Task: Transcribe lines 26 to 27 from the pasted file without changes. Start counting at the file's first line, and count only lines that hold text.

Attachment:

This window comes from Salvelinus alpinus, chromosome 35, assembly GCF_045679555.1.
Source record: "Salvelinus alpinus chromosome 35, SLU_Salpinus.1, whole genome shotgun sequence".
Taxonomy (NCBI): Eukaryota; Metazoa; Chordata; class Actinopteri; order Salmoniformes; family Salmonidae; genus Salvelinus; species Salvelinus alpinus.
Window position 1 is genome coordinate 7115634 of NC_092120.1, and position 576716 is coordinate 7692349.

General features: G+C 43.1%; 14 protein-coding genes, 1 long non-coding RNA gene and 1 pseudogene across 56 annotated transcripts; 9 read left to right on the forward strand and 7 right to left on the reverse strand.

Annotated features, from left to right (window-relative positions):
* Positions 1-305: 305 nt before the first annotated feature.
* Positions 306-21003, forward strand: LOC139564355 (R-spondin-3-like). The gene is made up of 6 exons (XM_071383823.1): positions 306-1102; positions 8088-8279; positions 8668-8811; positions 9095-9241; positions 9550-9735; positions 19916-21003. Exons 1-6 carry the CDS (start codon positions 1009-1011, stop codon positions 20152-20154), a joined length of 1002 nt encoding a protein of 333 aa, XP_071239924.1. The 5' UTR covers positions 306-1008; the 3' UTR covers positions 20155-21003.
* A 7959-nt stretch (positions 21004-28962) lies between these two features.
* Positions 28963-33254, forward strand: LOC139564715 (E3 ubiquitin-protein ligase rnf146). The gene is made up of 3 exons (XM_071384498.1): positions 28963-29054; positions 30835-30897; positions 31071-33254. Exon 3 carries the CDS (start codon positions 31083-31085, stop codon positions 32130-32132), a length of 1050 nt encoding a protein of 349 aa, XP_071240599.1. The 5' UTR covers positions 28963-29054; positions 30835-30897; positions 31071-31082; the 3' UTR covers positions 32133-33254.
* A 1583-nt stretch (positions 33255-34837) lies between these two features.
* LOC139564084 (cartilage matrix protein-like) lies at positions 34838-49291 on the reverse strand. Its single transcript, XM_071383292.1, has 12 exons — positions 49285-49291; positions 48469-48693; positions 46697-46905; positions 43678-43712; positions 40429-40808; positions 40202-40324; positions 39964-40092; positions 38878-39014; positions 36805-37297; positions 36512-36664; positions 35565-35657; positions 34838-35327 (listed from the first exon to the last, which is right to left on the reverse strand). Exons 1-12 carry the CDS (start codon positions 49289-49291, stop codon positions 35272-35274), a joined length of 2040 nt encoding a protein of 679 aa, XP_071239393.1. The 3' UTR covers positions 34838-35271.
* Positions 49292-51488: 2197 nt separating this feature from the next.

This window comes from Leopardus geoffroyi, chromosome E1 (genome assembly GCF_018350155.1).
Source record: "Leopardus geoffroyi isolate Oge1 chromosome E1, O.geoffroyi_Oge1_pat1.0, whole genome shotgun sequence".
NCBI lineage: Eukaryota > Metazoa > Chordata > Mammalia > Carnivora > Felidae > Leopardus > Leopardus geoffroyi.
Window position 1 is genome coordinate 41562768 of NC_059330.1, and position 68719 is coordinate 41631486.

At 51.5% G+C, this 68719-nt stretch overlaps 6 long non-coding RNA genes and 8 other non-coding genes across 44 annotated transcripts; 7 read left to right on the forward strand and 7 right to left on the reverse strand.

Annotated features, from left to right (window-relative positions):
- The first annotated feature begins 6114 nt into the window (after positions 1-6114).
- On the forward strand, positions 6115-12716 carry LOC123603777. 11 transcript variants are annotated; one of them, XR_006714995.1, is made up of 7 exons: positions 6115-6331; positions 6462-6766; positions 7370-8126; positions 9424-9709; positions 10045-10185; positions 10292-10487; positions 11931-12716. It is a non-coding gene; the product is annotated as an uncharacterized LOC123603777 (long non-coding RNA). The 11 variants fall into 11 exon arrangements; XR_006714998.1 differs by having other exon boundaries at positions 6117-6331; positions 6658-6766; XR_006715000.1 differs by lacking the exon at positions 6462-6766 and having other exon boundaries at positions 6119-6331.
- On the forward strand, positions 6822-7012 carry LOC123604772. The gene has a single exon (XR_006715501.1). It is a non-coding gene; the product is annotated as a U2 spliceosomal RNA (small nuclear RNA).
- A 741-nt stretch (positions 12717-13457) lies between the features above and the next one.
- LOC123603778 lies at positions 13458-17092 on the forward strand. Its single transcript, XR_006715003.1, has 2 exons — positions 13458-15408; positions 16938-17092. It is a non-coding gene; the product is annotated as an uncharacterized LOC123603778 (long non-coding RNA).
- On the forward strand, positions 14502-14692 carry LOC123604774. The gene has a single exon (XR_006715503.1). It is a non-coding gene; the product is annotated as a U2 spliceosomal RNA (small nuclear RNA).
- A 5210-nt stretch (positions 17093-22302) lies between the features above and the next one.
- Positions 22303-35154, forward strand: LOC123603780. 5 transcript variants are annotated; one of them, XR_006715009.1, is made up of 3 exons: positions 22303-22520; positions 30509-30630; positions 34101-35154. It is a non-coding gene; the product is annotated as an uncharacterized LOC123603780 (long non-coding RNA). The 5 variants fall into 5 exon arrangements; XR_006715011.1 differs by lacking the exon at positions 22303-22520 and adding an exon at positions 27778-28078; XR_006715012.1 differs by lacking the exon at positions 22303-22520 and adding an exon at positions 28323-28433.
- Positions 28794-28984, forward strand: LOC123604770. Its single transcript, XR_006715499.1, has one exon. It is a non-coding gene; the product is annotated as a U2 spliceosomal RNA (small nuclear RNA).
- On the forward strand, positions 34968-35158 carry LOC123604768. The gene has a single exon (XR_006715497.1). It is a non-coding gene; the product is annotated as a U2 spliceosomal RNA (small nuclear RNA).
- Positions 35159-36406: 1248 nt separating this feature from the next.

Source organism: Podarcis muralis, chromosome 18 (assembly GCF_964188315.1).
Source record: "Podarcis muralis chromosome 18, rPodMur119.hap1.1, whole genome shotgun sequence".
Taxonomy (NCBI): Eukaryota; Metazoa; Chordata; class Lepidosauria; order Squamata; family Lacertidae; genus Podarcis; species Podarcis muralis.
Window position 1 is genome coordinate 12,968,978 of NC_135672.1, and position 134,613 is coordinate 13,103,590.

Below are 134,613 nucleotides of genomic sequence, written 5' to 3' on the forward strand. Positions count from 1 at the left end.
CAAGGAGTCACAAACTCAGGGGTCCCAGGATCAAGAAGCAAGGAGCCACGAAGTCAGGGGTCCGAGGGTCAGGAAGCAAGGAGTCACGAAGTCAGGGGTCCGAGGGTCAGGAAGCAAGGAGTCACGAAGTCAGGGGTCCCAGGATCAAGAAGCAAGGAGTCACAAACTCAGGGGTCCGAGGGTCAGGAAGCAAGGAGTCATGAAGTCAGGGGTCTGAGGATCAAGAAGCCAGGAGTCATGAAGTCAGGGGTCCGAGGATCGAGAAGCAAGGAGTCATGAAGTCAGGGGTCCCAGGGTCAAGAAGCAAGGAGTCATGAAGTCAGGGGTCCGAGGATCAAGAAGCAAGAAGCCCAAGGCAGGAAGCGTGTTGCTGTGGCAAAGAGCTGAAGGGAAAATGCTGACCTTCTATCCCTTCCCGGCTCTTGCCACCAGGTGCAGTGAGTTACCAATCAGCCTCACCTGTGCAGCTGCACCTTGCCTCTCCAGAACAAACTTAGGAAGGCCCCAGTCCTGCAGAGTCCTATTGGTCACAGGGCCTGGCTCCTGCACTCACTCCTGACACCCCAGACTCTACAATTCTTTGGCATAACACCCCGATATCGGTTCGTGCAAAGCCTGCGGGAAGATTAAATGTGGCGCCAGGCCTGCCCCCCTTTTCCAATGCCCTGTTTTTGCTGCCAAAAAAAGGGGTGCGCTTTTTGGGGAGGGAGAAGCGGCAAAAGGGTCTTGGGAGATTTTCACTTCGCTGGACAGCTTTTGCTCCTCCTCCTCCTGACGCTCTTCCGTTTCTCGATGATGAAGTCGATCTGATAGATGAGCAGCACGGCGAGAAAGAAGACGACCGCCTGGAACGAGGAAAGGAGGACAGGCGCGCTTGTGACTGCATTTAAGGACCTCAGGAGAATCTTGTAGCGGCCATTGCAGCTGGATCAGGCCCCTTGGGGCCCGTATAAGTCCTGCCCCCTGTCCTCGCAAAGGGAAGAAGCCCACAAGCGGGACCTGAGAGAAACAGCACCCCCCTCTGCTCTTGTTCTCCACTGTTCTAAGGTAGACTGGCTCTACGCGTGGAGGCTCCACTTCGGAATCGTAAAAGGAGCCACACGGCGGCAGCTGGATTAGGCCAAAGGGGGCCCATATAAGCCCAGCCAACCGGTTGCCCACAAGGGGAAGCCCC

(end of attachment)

- A 5210-nt stretch (positions 17093-22302) lies between the features above and the next one.
- Positions 22303-35154, forward strand: LOC123603780. 5 transcript variants are annotated; one of them, XR_006715009.1, is made up of 3 exons: positions 22303-22520; positions 30509-30630; positions 34101-35154. It is a non-coding gene; the product is annotated as an uncharacterized LOC123603780 (long non-coding RNA). The 5 variants fall into 5 exon arrangements; XR_006715011.1 differs by lacking the exon at positions 22303-22520 and adding an exon at positions 27778-28078; XR_006715012.1 differs by lacking the exon at positions 22303-22520 and adding an exon at positions 28323-28433.